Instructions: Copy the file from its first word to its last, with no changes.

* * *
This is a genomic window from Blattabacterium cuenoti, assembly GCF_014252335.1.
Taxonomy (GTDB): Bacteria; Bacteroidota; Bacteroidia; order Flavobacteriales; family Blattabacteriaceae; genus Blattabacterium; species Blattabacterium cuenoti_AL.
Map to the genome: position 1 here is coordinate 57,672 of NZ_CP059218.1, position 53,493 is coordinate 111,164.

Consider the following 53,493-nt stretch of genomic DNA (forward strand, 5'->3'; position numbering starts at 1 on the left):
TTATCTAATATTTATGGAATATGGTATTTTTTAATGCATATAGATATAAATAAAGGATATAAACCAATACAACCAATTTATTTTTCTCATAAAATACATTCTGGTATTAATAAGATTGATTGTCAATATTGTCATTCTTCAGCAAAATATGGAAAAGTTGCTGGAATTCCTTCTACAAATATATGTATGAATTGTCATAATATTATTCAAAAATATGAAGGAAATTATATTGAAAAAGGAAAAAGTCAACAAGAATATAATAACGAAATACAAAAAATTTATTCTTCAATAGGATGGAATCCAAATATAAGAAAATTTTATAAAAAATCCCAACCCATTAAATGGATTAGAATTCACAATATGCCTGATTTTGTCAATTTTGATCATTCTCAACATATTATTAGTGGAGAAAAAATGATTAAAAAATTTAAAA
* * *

This is a genomic window from Blattabacterium cuenoti, assembly GCF_014252335.1.
Taxonomy (GTDB): Bacteria; Bacteroidota; Bacteroidia; order Flavobacteriales; family Blattabacteriaceae; genus Blattabacterium; species Blattabacterium cuenoti_AL.
Map to the genome: position 1 here is coordinate 57,672 of NZ_CP059218.1, position 53,493 is coordinate 111,164.

Consider the following 53,493-nt stretch of genomic DNA (forward strand, 5'->3'; position numbering starts at 1 on the left):
TTATCTAATATTTATGGAATATGGTATTTTTTAATGCATATAGATATAAATAAAGGATATAAACCAATACAACCAATTTATTTTTCTCATAAAATACATTCTGGTATTAATAAGATTGATTGTCAATATTGTCATTCTTCAGCAAAATATGGAAAAGTTGCTGGAATTCCTTCTACAAATATATGTATGAATTGTCATAATATTATTCAAAAATATGAAGGAAATTATATTGAAAAAGGAAAAAGTCAACAAGAATATAATAACGAAATACAAAAAATTTATTCTTCAATAGGATGGAATCCAAATATAAGAAAATTTTATAAAAAATCCCAACCCATTAAATGGATTAGAATTCACAATATGCCTGATTTTGTCAATTTTGATCATTCTCAACATATTATTAGTGGAGAAAAAATGATTAAAAAATTTAAAA